Fireside chat: 3 characteristics of a culture that lasts for generations
We kicked off a new series of fireside chats presented by GPEC board members. Members of the GPEC team sat down with Adam Goodman, the CEO of the furniture and design company Goodmans Interior Structures, to hear about how he restructured the company’s culture to make an impact on the community. In 1993, he became the third generation to take over the family business. Below are the lessons Adam shared with us that helped shape Goodmans’ culture.
Effective Culture Takes Passion-Driven Principles
Sustainable and effective culture takes intentionality to align real meaning and goals with your passion. A few years after taking over the company, Adam realized that his passion wasn’t in the actual furniture. He shared with us that he was passionate about pursuing a career as a newspaper publisher, a career path he followed before joining the family business. He quickly learned that he had to take the time to understand the core reasons that he was drawn to the newspaper industry and how that translated to furniture – if it did at all. For Adam, his passion for the news was based on affecting and driving the community. He knew that he had to change the culture of Goodmans in order to align his passion with the company’s core principles.
In order to do this, Adam realized the core principles and goals of the organization must be simple, clear and have a priority system. Adam enacted a simple mission for the entire team that continues to drive the decision making to this day: Goodmans will be a top place to work, their customers will have a 98% satisfaction rate and they will make a profit. In that order.
Cultural Change Takes Time and Effort
Regardless of the size or age of an organization, one situation is the same: the leadership has to prove the core principles to truly drive the company. Yes, Adam’s situation is unique. Not everyone is given an opportunity to take over the family business. However, anyone who steps into leadership at an established company will realize very quickly that good (and bad) culture doesn’t happen overnight. Everything from budget planning to team meetings needs to reflect a company’s values. Every decision should be founded and aligned with these principles in order to have long-lasting staying power.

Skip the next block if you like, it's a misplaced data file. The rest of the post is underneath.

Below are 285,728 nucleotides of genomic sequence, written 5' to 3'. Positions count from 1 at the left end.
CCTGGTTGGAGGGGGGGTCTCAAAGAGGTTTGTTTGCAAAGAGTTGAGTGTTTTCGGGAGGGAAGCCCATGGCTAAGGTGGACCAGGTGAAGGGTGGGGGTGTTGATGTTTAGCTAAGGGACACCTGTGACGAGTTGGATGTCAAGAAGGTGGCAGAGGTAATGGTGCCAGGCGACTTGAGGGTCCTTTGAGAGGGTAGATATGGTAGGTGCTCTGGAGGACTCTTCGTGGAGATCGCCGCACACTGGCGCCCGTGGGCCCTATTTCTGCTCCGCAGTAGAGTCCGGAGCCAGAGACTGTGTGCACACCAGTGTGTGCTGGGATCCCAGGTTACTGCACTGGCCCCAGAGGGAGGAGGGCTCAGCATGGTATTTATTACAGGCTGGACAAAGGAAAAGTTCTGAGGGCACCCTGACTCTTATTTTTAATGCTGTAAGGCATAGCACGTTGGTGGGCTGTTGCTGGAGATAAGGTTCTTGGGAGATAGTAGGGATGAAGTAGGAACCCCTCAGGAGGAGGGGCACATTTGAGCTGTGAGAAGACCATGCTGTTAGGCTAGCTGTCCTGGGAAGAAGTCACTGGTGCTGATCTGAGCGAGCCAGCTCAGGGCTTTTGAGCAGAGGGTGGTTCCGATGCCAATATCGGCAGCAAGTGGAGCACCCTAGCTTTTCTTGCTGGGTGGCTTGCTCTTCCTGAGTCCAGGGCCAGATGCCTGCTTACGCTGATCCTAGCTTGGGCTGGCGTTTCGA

For Goodmans, Adam made intentional decisions to implement ideas that will stand up to the test of time – and it took a change of mindset. Adam shared how he challenged himself to not to follow the typical employee-employer transactional relationship, instead treat all of his employees as though he is borrowing them from their families. He acts as if he needs to give them back to their families better than how he got them. If his employees leave work beaten and downtrodden, he has failed them. He makes sure to invest in his employees by aligning with their growth goals and fulfilling what they need to achieve those goals.
Authenticity Becomes Part of the Culture when Leadership is Transparent
Today, it almost seems like the words ‘authenticity’ and ‘transparency’ are buzzwords rather than characteristics – but it shouldn’t be the case with leadership. Similarly, just because a company has its core principles printed on the wall doesn’t mean it is naturally injected into the culture.
Having a culture that stands on authenticity comes out of living the core principles, for everyone to see. Adam used the example of purchasing a nap pod for the office. He realized that sleep deprivation is an epidemic in America and wanted to make sure his staff was getting enough sleep. The reality is that having a nap pod in the office and the staff feeling safe enough to take a nap are two very different things. Being transparent means having nothing to hide, and culturally that required Adam to live out what he wants his staff to do. In this case, that means taking a brief nap when everyone can see him. To be clear, he’s not complaining!
Each story matters
Greater Phoenix is a hub for culture leaders like Adam, where the business climate allows for cultural experimentation and progress. GPEC is focused on bringing the best companies and entrepreneurs to our unique and innovative economic ecosystem to better benefit and impact the community and the people that we serve. If you have a culture or community impact story we should hear about, share it now.